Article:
With the occupation of Poland completed, the time between October 1939 and December 1939 is one of relative quietness. The period is known as the “Phoney War” – except for some minor exchanges (and a half-hearted attempt of the French Army on the Saar Region in September) not much was happening in the West.
In the East – which at this time meant occupied Poland – things also had started to quiet down. In the North-East, the Soviet Union had attacked Finland in what is known as “the Winter War”. This war would last until March 1940 and then end with the Moscow Peace Treaty.
Looking at the Daily Updates of the German High Command for January 1940 Source: “Die Geheimen Tagesberichte der Deutschen Wehrmachtsführung im Weiten Weltkrieg” by Kurt Mehner [Editor], the Daily Updates reported minor exchanges with artillery and machine guns, also some reconnaissance activities.
The cover of this first diary is a sentence taken from the poem Soldatenabschied engl.: “A Soldier’s Farewell”, written in 1914 by Heinrich Lersch:
“Deutschland muß leben, und wenn wir sterben müssen”
The literal translation is “Germany must live, even if we must die.”
These, as mentioned above, are not my grandfather’s words but a popular line from the already mentioned poem. The line is also used on some German War Memorials and has always produced a heated discussion, especially as it’s writer, Heinrich Lersch, had been a a member of the NSDAP, and was also seen giving speeches to the members of the Hitlerjugend and other Nazi-Organizations.
The one thing to be kept in mind is the following: the poem has been written in 1914, before Adolf Hitler had risen to power. As such, it originally is more in line with the patriotic, partially heroic, attitude at the beginning of World War I than with the latter use as a “battle cry” amongst Germans in the years to come. Although, of course, the use was intentional and the meaning transferable.
“Fall Gelb” – The changing Battle Plans for the War against France
On a historic side node, the War against France should have started far earlier than it actually did – it was planned for January 17, 1940. However, sometimes fate plays crude jokes even in the face of a horrible war and such was the accidental “landing” of a German Messerschmitt Bf 108 “Taifun” in Belgium on January 10, 1940. On board: a part of the plans to attack France via the neutral Netherlands and Belgium! However, the incident should not be overrated: the original plans for the attack on the to-be Western Front were by no means undisputed in the German High Command.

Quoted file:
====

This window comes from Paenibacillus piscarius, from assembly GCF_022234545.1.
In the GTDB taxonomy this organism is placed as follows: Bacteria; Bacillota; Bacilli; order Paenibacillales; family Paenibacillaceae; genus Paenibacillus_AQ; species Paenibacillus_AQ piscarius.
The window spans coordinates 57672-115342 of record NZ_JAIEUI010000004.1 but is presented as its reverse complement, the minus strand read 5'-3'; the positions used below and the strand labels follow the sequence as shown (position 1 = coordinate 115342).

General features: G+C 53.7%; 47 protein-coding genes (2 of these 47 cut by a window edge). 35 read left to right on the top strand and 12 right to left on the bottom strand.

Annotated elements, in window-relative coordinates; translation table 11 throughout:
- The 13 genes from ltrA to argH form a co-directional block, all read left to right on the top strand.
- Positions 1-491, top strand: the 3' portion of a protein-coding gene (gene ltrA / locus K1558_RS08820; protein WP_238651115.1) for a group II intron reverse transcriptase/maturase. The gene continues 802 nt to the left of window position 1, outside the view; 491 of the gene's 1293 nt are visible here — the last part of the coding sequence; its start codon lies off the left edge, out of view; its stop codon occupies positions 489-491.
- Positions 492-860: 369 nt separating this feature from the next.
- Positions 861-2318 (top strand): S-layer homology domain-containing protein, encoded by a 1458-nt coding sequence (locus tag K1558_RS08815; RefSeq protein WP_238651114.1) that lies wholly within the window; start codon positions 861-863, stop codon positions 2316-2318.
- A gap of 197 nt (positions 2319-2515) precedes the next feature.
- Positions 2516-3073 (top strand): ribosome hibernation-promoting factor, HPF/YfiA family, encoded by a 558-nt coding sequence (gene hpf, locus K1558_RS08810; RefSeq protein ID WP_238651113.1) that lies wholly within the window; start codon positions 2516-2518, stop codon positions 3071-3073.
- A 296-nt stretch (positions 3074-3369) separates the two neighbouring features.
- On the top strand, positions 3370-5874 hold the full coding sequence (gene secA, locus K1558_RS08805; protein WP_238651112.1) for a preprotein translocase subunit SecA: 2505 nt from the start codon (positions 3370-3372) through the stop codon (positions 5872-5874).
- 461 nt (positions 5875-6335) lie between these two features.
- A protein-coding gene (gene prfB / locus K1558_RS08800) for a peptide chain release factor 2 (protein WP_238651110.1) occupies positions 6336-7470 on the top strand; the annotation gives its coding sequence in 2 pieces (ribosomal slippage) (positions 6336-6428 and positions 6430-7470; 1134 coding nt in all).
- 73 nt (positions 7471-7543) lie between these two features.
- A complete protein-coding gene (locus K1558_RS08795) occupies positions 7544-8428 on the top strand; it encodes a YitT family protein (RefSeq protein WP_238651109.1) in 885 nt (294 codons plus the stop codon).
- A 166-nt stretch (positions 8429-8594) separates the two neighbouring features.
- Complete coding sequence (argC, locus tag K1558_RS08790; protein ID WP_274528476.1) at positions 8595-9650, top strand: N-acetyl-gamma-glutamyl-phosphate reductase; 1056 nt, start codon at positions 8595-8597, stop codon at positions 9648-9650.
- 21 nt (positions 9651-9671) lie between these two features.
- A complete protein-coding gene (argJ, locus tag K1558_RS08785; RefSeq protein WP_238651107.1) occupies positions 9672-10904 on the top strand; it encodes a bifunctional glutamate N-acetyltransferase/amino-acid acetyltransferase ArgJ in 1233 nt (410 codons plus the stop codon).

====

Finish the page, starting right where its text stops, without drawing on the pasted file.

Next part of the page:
The original plan for the War in the West was drafted in October 1939 by members of the German Army High Command – mostly the Commander-in-Chief of the Army, General Walther von Brauchitsch and General Franz Halder. Their plan was very similar to the attempts on the Western Front in World War I – a strong push through the Netherlands and Belgium with a subsequent encirclement of most of the French Army in a counter-clockwise move. A plan, that not only in Hitler’s eyes lacked any surprise element…
Unlike World War I, where the leading edge of the fighting force was the infantry, the war against Poland had proven the strength of a new force: the tanks. As a result, General Erich von Manstein, with the support of General Heinz Guderian, drafted an alternative plan: instead of putting the main force of the attack into the north (where the allied forces would surely expect the move as it was a re-incarnation of the World-War-I-strategy), von Manstein suggested a surprise attack with strong Panzer-Armies further to the south, through the Ardennes.
It is safe to assume that the aspect of a fast-moving element of German Tanks and mobile Infantry was mostly formulated by General Heinz Guderian: pushing past the enemy main forces and breaking through to the Channel coast would take the French and British Forces by surprise and cut off their supply lines. The so called Sichelschnittplan, (engl. “Manstein Plan”) finally became the attack plan of choice. However, the War with France was delayed until May 1940.
A World War I Gun in the Service of the Wehrmacht
One thing that makes II./Artillerie Regiment 84 (II./AR 84) interesting is its armament: the unit was the only one in the Wehrmacht equipped with the Czech-built 24 cm Kanone M.16. The guns – there were a total of 8 built between 1916 and 1921 – were taken by the Wehrmacht after the Munich Agreement in early 1939. The gun became known as schwere 24 cm Kanone (t).
References [ + ]
|1.||↑||Source: “Die Geheimen Tagesberichte der Deutschen Wehrmachtsführung im Weiten Weltkrieg” by Kurt Mehner [Editor]|
|2.||↑||engl.: “A Soldier’s Farewell”|